Firms such as his have been leading truly insane rounds lately, sometimes in excess of $100 million. This is a different kind of investment than traditional venture capital. Under the old model, a hundred companies raised a million dollars each. Market competition then (theoretically) selected the best. Under this new model, kings are made, and there is no competition. Who would compete with a company that just raised $100 million in a day? Who would invest in a company that would dare to compete with such a sudden colossus?

This kingmaker strategy (also at work in the payments world, see Square) is the opposite of portfolio diversification. It encourages the formation of massive bubbles. And it locks out true innovation to the extent that the kingmakers choose incorrectly–which they often do.

Update 2: Chris O’Brien, writing in 2009 when Andreessen Horowitz was launched, made much the same points in a more rigorous and quantitative way. It’s a really good post, you should read it.



Thanks for the linkback. My post came when Andreessen was just jumping into the VC game. He and I both agreed that the VC industry was in steep decline and the result would be that a handful of big firms would end up with the lion’s share of investors and deals. He was absolutely confident that his new firm could be among the 5 to 10 big firms left standing, though I was a bit more dubious. The game’s not over, certainly, but their track record so far has given them a lot of momentum. Given the way entrepreneurs revere him and the firm, it seems like he’s got a shot.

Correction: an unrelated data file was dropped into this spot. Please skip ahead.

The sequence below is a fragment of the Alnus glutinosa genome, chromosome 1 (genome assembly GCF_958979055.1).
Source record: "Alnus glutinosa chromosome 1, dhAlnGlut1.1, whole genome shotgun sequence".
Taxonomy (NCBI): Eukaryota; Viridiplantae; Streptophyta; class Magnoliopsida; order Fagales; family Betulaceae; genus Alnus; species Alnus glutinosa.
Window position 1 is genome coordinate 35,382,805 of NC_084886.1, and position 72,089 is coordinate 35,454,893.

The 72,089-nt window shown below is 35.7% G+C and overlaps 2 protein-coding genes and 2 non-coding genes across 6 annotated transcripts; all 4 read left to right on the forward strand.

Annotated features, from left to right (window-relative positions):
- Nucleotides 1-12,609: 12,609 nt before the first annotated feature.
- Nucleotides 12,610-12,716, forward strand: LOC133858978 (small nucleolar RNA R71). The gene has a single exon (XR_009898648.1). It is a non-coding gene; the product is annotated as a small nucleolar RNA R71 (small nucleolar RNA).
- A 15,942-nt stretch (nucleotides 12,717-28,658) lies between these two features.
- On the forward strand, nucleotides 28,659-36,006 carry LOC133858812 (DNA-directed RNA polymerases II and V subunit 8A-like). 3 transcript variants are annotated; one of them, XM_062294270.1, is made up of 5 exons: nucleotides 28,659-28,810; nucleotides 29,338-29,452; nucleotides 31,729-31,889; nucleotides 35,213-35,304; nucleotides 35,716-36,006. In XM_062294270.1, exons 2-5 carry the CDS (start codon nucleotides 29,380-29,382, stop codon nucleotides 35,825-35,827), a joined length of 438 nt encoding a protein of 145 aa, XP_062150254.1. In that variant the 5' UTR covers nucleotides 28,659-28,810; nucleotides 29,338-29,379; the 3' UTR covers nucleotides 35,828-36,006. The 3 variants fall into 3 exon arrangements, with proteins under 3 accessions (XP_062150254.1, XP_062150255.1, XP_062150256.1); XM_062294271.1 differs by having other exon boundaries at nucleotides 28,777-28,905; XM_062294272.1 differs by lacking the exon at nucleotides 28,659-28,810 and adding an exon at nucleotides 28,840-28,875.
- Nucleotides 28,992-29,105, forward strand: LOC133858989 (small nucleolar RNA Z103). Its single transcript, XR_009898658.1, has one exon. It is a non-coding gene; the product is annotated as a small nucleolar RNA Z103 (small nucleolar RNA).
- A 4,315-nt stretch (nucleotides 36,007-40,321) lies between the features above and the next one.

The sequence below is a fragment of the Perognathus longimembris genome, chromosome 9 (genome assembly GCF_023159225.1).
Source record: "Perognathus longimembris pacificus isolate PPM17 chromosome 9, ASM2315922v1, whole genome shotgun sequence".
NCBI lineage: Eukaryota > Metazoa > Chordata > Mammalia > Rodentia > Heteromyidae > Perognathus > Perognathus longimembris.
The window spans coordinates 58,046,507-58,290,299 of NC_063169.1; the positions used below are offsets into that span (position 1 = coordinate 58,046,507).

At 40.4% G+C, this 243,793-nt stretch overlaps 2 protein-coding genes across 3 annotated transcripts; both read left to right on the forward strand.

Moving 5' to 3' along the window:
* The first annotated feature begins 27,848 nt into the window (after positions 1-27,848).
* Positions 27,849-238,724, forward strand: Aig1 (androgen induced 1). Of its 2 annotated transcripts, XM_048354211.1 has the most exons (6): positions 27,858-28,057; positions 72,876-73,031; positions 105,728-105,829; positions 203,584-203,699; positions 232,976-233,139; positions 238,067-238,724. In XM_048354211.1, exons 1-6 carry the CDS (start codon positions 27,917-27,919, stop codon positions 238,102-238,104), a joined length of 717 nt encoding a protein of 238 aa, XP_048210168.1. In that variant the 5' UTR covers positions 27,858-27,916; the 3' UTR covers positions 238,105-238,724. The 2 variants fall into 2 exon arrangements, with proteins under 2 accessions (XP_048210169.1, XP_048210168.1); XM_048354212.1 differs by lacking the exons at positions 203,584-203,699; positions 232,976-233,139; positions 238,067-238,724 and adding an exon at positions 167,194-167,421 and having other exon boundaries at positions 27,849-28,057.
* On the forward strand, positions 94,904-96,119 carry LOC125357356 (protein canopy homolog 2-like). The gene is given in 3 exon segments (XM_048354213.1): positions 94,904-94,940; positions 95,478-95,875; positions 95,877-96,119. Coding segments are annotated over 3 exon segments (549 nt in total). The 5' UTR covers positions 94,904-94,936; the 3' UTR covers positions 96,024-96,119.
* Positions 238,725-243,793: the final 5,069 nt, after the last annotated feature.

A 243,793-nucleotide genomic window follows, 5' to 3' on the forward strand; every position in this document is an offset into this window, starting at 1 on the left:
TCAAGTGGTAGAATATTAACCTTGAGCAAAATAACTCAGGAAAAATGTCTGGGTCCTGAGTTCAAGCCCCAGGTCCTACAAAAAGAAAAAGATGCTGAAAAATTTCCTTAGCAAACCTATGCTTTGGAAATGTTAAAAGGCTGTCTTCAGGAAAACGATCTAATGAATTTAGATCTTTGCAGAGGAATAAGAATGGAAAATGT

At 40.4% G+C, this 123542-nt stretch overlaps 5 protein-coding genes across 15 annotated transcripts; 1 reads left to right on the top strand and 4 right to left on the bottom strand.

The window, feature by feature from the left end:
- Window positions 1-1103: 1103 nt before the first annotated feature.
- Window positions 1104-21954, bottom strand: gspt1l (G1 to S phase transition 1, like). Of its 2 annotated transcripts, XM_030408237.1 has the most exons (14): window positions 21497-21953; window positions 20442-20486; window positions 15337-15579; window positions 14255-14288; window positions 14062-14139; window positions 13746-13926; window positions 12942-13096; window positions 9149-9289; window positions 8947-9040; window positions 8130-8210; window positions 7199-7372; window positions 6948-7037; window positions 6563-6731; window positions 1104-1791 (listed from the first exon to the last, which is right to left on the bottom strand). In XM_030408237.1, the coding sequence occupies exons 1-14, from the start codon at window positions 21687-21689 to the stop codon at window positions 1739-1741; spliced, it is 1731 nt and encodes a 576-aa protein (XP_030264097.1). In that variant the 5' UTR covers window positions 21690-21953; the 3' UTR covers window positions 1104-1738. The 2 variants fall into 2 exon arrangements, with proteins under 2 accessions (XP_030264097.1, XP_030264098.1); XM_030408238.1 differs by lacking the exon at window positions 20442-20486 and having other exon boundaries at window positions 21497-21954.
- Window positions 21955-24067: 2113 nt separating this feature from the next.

Now, whether this ultimates is a good thing or a bad thing for the larger tech economy, well, we’ll see.

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Summers and Rubin, remorseless deregulators

Felix Salmon
Apr 19, 2012 02:13 UTC

Flicking through the new book by David Rothkopf this afternoon, I found this:


It’s not entirely clear when exactly this interview took place, although it seems it was before the Obama administration set the ball rolling on what eventually became Dodd-Frank in June 2009.